“Praying in these emergent times, and laying claim to calming consciousnesses, we call ourselves to preach emerging experiences as we move closer to the edge.”

    “We claim the rapturous labor of brim-filled and rupturing reform: challenging the systems of oppression, collaborating intentionally, and walking with confidence into the final stillness.”

    Notice a progression here to the “final stillness”. Amen.

  6. Martlet says:

    “Called to be companions of the sacred quest of reverent rebirth, we join our voices to the pervasive sighs of our once-tranquil world-star.”

    “Proclaiming ourselves trailblazers on the infinite soul-journey of inclusive growth, we resolve to atone for the clamorous plaints of our suffering earth-mother”

    “As outlanders on the pregnant watercourse of rabid ontogenesis, we call one another to engender primordial theologies in this time of holy longing.”

    Is any of that even English? This is a joke,right? Yes, it must be.

  7. (X)MCCLXIII says:

    Inhabiting the timeless groin of provocative theologies, we, as sentinels of cosmic divinity, assist our members both personally and communally to enkindle paradoxical “church” … in our age of becoming.

  8. (X)MCCLXIII says:

    Called to be transients on the otherworldly trapeze of holy baptism, we are attuned to the loud plaints of our afflicted earth-partner.

  9. (X)MCCLXIII says:

    We cling to the sublime servicing of succulent and heaving paradox: risking for justice, honoring all creation, and fiercely opposing intolerance at all times and in all forms.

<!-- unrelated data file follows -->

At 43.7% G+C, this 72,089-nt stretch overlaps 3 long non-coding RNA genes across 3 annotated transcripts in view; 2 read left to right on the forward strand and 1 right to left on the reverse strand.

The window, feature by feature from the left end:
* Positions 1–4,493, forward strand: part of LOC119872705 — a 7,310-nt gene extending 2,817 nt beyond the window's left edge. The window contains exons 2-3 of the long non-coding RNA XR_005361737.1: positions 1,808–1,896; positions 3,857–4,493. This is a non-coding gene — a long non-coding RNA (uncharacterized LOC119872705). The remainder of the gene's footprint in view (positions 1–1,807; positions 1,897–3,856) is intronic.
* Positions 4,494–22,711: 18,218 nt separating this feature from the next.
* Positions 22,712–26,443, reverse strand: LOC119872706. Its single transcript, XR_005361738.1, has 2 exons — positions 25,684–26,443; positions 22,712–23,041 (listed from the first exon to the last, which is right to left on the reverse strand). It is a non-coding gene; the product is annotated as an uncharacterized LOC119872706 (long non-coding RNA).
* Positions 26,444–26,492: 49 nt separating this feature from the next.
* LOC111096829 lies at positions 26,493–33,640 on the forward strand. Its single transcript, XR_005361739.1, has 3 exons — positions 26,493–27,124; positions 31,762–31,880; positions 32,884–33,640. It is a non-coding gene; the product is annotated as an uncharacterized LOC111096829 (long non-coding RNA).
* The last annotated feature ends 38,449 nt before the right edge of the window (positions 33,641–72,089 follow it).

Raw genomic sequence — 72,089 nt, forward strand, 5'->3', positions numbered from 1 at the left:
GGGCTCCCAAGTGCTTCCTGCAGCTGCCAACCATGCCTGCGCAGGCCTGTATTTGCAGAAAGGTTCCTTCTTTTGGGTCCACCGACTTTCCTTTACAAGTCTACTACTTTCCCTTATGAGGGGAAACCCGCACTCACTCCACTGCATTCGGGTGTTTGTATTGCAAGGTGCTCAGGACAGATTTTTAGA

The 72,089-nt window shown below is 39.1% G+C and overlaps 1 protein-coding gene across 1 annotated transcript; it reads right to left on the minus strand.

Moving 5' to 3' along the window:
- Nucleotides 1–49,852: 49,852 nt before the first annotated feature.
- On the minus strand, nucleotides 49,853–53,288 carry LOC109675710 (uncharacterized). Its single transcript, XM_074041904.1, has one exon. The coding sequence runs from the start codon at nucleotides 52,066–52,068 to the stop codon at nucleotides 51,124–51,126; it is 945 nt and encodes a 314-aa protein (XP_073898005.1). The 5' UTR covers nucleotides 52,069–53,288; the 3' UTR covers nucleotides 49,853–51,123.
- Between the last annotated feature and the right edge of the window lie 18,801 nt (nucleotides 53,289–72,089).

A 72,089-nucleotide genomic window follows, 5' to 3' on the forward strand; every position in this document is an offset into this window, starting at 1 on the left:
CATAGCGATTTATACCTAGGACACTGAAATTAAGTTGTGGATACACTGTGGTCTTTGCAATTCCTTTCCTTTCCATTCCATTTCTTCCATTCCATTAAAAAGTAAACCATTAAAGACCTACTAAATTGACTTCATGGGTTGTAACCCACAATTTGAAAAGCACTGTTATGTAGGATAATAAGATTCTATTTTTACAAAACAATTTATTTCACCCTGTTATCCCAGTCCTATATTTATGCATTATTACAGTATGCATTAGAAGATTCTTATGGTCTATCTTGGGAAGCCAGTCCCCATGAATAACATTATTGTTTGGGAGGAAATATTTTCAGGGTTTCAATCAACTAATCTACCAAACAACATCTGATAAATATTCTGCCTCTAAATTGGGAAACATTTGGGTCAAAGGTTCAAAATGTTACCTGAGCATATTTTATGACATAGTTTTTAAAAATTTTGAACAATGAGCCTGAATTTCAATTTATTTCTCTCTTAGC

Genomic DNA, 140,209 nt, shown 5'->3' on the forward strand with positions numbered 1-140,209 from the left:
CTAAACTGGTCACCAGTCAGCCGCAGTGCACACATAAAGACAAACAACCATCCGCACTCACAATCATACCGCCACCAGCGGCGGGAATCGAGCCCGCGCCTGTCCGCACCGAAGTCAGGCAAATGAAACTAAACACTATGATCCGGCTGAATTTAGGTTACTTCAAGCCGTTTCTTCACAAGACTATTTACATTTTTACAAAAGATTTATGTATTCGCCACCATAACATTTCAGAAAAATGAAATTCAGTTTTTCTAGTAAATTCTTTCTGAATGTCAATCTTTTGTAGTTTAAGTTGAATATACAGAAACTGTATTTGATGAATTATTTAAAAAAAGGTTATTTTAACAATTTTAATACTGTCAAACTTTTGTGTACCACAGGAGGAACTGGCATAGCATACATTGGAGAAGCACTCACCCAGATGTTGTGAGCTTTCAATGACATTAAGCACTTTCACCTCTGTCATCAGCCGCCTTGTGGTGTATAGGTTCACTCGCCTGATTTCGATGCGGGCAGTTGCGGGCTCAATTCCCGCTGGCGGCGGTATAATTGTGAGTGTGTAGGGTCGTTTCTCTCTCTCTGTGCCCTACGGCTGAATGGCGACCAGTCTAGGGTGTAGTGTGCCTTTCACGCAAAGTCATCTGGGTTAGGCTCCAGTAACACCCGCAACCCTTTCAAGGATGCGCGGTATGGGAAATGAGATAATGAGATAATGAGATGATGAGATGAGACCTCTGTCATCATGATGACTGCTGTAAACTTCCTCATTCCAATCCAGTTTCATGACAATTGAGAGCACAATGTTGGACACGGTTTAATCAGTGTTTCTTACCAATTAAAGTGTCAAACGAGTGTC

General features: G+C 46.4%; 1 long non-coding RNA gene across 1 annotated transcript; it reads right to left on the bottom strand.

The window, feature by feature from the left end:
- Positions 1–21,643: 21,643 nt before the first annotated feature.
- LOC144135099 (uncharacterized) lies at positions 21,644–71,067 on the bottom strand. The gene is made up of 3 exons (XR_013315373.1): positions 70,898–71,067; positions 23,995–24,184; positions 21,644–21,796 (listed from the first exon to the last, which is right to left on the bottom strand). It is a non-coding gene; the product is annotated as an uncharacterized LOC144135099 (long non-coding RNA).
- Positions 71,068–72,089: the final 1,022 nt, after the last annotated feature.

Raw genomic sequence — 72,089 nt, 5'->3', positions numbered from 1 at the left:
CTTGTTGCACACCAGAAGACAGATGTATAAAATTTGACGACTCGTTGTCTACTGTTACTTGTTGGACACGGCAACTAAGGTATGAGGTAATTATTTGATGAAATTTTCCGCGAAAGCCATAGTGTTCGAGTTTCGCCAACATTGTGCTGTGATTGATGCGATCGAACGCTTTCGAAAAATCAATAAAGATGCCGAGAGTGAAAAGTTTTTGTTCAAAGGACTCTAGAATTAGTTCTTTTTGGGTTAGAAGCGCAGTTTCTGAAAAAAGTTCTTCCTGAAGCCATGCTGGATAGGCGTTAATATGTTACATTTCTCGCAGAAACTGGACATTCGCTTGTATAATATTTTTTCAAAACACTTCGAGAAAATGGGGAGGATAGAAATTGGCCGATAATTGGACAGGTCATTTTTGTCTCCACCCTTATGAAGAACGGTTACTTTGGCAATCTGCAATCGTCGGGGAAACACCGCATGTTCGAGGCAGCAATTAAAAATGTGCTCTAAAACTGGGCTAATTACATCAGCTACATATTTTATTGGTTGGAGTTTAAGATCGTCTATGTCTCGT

10. Mike says:

    Painful and uncharitable though it seem, one is impelled to assume that such a Hell’s Thesaurus (automated or not) is exactly how the LCWR originates its messaging.

    A good intention for today’s Mass, and one appropriate for Good Shepherd Sunday, would be a petition for faithful vocations.

  11. Lisieux says:

    I was taken aback to read (as I thought): “Peeing into the abundant pool of collegial Spirit-fire…” until I realised that the first word was actually ‘peering’. However, I do slightly prefer my (mis)reading.

  12. mimicaterina says:

    This is all very creepy. Lord have mercy!

  13. Cathy says:

    In the company of transients on the consecrated space-coaster of heart-felt transfigurement, we proclaim our mission to advocate for global faith as we dream new dreams and vision new visions.

    Committed to on-going dialogue, and centered on inclusive paradox, we witness our intention to preach global wisdom deep within the threshold of our existence.

    In solidarity with all trailblazers on the sacred path of reverent metamorphosis, we listen to and hear the desperate cries of our violated earth-house.

  14. StWinefride says: